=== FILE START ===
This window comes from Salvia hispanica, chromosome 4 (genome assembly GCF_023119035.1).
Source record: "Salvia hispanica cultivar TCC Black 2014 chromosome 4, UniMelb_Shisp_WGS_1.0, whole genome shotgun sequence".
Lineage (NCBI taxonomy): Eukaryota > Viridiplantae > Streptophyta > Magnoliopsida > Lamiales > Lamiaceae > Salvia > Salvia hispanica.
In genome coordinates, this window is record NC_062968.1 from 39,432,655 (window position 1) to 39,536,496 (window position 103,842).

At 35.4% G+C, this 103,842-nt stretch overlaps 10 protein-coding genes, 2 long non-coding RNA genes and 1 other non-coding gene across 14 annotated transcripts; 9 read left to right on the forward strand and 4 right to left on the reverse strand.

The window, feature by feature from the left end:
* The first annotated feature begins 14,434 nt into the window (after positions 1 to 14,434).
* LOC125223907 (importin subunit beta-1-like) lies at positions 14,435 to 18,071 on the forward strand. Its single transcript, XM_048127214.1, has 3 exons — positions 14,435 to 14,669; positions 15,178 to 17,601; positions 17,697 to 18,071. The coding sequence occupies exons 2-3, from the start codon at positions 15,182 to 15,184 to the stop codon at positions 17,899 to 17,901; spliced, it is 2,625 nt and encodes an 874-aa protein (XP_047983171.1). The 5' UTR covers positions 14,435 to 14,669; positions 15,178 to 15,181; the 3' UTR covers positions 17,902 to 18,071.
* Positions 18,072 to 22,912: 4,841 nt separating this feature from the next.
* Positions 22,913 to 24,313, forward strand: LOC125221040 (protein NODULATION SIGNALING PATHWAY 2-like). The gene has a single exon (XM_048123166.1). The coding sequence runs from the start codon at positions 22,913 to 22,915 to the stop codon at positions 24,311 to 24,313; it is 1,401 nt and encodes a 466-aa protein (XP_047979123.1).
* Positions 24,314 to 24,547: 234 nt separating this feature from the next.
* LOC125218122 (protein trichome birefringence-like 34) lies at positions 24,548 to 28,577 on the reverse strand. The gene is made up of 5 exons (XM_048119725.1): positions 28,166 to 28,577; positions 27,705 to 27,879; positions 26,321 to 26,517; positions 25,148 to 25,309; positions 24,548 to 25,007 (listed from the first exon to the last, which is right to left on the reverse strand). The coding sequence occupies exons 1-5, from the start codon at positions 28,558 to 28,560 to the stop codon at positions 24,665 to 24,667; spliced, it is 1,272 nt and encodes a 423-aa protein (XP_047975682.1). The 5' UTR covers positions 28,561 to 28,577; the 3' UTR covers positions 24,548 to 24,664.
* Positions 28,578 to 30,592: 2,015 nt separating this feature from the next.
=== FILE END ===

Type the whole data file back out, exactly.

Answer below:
This window comes from Salvia hispanica, chromosome 4 (genome assembly GCF_023119035.1).
Source record: "Salvia hispanica cultivar TCC Black 2014 chromosome 4, UniMelb_Shisp_WGS_1.0, whole genome shotgun sequence".
Lineage (NCBI taxonomy): Eukaryota > Viridiplantae > Streptophyta > Magnoliopsida > Lamiales > Lamiaceae > Salvia > Salvia hispanica.
In genome coordinates, this window is record NC_062968.1 from 39,432,655 (window position 1) to 39,536,496 (window position 103,842).

At 35.4% G+C, this 103,842-nt stretch overlaps 10 protein-coding genes, 2 long non-coding RNA genes and 1 other non-coding gene across 14 annotated transcripts; 9 read left to right on the forward strand and 4 right to left on the reverse strand.

The window, feature by feature from the left end:
* The first annotated feature begins 14,434 nt into the window (after positions 1 to 14,434).
* LOC125223907 (importin subunit beta-1-like) lies at positions 14,435 to 18,071 on the forward strand. Its single transcript, XM_048127214.1, has 3 exons — positions 14,435 to 14,669; positions 15,178 to 17,601; positions 17,697 to 18,071. The coding sequence occupies exons 2-3, from the start codon at positions 15,182 to 15,184 to the stop codon at positions 17,899 to 17,901; spliced, it is 2,625 nt and encodes an 874-aa protein (XP_047983171.1). The 5' UTR covers positions 14,435 to 14,669; positions 15,178 to 15,181; the 3' UTR covers positions 17,902 to 18,071.
* Positions 18,072 to 22,912: 4,841 nt separating this feature from the next.
* Positions 22,913 to 24,313, forward strand: LOC125221040 (protein NODULATION SIGNALING PATHWAY 2-like). The gene has a single exon (XM_048123166.1). The coding sequence runs from the start codon at positions 22,913 to 22,915 to the stop codon at positions 24,311 to 24,313; it is 1,401 nt and encodes a 466-aa protein (XP_047979123.1).
* Positions 24,314 to 24,547: 234 nt separating this feature from the next.
* LOC125218122 (protein trichome birefringence-like 34) lies at positions 24,548 to 28,577 on the reverse strand. The gene is made up of 5 exons (XM_048119725.1): positions 28,166 to 28,577; positions 27,705 to 27,879; positions 26,321 to 26,517; positions 25,148 to 25,309; positions 24,548 to 25,007 (listed from the first exon to the last, which is right to left on the reverse strand). The coding sequence occupies exons 1-5, from the start codon at positions 28,558 to 28,560 to the stop codon at positions 24,665 to 24,667; spliced, it is 1,272 nt and encodes a 423-aa protein (XP_047975682.1). The 5' UTR covers positions 28,561 to 28,577; the 3' UTR covers positions 24,548 to 24,664.
* Positions 28,578 to 30,592: 2,015 nt separating this feature from the next.